So, this post isn’t a review of Shadow of the Colossus and, like my BOTW post, I want to showcase what I liked about the game, but I couldn’t bring myself to list certain aspects definitively. So instead, I decided to rank my favourite colossi. This isn’t a list of worst to best (since I don’t think any of them as actually bad) but more a ranking of how much I enjoyed fighting each other. Also, if you haven’t played the game before, you primarily traverse across barren land to revive a girl named Mono by defeating sixteen massive beings (Colossi), aided only by your horse, limited weapons and the voice of a mysterious creature.

Note to anyone reading this post and hasn’t played the game: of course, spoilers but I’ll also be referring to the colossi with their fan-given names.

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Young Muslim Writers Awards 2019 (vlog highlights!)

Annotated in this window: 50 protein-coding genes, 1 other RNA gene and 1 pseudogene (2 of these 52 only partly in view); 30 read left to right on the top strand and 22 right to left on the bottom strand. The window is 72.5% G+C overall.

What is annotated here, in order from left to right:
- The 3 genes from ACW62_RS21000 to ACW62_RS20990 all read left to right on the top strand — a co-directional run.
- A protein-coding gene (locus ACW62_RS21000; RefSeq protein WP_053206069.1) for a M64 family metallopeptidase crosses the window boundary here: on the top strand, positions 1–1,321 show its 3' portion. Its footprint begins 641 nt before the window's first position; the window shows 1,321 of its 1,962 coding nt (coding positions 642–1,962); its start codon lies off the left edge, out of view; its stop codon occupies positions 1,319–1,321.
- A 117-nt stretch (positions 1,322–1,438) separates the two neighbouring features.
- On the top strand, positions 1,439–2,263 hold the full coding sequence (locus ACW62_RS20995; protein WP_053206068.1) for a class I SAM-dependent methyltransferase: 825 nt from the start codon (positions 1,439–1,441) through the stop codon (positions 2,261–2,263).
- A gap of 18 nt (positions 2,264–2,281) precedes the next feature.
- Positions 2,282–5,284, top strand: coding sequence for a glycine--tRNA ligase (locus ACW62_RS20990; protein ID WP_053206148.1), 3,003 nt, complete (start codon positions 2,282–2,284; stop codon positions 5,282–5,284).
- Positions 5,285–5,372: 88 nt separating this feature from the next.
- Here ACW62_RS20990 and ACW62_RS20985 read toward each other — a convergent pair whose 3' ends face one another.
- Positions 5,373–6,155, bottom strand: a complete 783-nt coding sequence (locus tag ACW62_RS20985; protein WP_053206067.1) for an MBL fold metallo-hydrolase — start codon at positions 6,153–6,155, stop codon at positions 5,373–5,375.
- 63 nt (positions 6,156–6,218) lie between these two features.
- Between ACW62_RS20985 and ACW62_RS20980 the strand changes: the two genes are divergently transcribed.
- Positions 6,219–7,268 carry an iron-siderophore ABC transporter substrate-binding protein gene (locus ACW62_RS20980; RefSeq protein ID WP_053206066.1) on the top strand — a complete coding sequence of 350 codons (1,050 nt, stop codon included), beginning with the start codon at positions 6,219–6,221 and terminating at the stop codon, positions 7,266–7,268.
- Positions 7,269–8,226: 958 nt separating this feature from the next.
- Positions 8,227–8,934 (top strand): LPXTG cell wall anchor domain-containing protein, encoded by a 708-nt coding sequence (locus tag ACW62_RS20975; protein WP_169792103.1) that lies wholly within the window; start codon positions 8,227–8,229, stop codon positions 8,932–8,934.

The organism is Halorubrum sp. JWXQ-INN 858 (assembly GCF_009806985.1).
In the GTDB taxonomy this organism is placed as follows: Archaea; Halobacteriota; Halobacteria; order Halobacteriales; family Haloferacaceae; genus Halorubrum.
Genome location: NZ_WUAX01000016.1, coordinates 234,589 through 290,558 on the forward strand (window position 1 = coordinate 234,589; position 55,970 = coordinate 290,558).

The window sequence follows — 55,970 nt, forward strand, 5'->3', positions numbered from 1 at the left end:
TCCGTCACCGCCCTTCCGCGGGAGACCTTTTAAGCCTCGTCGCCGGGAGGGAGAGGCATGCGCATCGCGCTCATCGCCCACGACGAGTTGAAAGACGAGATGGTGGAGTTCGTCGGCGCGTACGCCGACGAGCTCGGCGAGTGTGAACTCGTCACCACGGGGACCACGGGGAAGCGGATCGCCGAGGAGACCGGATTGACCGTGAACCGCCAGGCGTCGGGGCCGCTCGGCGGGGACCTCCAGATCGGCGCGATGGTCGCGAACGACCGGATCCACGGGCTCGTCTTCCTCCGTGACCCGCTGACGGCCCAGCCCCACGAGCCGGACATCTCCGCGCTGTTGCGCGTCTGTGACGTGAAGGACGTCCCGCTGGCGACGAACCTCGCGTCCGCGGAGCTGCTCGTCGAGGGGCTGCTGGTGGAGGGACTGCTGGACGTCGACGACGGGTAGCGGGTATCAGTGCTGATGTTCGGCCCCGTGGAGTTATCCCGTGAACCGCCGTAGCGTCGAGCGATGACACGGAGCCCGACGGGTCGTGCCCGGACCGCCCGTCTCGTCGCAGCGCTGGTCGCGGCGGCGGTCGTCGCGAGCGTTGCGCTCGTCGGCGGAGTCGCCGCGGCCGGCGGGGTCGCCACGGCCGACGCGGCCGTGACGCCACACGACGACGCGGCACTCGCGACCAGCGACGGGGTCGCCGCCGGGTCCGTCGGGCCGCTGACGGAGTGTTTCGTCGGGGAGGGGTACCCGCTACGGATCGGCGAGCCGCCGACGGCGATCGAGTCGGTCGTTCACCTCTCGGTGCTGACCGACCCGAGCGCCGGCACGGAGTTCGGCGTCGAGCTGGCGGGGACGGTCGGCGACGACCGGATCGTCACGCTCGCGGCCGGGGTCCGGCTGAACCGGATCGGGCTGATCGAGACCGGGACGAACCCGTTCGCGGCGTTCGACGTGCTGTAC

Young Muslim Writers Awards 2019 (vlog highlights!)

Last month, I was invited to attend this year’s Young Muslim Writer’s Award. This is my fourth year attending, and my second attempt at vlogging the event. I really enjoy filming and editing but I get really anxious doing stuff publicly which is why last year’s vlog was voiceless but this year, I decided to bite the bullet and record a short voiceover as well. It was quite daunting, and I feel like I stumble over my words a lot but this was a big step for me. Especially since I don’t like listening to my voice 😂

If you don’t know what #YMWA2019 is, it’s annual award ceremony to showcase and celebrate young literary talent within the UK’s Muslim community. A Muslim Hands project in association with the Institute of English studies and the School of Advanced Study (University of London).

I absolutely love going each year and celebrating the nominees and winners of each category each year. The first time I attended, I actually brought my younger cousin as a guest, and she was inspired to actually submit her own pieces every year after.

Anyway, this is a small head-up about the vlog (?) I made about the event. I hope you enjoy my shaky voice and hopefully, this is a step forward to making more visual content because I absolutely love filming and editing videos. I hope that once I graduate I can make more videos. For now, enjoy the video!